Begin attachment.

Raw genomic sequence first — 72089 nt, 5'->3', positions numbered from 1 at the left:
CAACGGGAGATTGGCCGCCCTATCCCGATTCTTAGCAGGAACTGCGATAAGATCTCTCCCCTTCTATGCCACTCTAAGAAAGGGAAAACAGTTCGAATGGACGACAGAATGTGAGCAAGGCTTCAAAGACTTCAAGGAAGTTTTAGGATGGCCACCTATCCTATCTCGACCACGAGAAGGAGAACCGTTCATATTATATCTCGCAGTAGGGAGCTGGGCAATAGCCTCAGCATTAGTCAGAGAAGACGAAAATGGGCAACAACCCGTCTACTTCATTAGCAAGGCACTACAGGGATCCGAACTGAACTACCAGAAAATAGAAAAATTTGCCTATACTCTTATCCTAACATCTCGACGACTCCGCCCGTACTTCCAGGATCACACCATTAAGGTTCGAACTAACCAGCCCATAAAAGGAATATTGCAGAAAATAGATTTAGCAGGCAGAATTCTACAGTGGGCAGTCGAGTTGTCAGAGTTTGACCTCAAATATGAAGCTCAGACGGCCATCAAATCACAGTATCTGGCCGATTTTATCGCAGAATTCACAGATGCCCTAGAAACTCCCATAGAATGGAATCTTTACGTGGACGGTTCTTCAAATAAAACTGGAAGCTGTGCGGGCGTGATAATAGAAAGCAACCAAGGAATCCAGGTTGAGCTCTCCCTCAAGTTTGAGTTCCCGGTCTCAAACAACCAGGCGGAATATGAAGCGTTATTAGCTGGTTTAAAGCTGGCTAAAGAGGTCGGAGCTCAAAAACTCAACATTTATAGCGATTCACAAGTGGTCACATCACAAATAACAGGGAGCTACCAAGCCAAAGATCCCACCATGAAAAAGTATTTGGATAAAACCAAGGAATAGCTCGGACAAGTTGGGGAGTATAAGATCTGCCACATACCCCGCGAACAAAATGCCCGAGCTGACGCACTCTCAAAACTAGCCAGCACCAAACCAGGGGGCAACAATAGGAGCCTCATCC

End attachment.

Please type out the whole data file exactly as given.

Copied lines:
Raw genomic sequence first — 72089 nt, 5'->3', positions numbered from 1 at the left:
CAACGGGAGATTGGCCGCCCTATCCCGATTCTTAGCAGGAACTGCGATAAGATCTCTCCCCTTCTATGCCACTCTAAGAAAGGGAAAACAGTTCGAATGGACGACAGAATGTGAGCAAGGCTTCAAAGACTTCAAGGAAGTTTTAGGATGGCCACCTATCCTATCTCGACCACGAGAAGGAGAACCGTTCATATTATATCTCGCAGTAGGGAGCTGGGCAATAGCCTCAGCATTAGTCAGAGAAGACGAAAATGGGCAACAACCCGTCTACTTCATTAGCAAGGCACTACAGGGATCCGAACTGAACTACCAGAAAATAGAAAAATTTGCCTATACTCTTATCCTAACATCTCGACGACTCCGCCCGTACTTCCAGGATCACACCATTAAGGTTCGAACTAACCAGCCCATAAAAGGAATATTGCAGAAAATAGATTTAGCAGGCAGAATTCTACAGTGGGCAGTCGAGTTGTCAGAGTTTGACCTCAAATATGAAGCTCAGACGGCCATCAAATCACAGTATCTGGCCGATTTTATCGCAGAATTCACAGATGCCCTAGAAACTCCCATAGAATGGAATCTTTACGTGGACGGTTCTTCAAATAAAACTGGAAGCTGTGCGGGCGTGATAATAGAAAGCAACCAAGGAATCCAGGTTGAGCTCTCCCTCAAGTTTGAGTTCCCGGTCTCAAACAACCAGGCGGAATATGAAGCGTTATTAGCTGGTTTAAAGCTGGCTAAAGAGGTCGGAGCTCAAAAACTCAACATTTATAGCGATTCACAAGTGGTCACATCACAAATAACAGGGAGCTACCAAGCCAAAGATCCCACCATGAAAAAGTATTTGGATAAAACCAAGGAATAGCTCGGACAAGTTGGGGAGTATAAGATCTGCCACATACCCCGCGAACAAAATGCCCGAGCTGACGCACTCTCAAAACTAGCCAGCACCAAACCAGGGGGCAACAATAGGAGCCTCATCC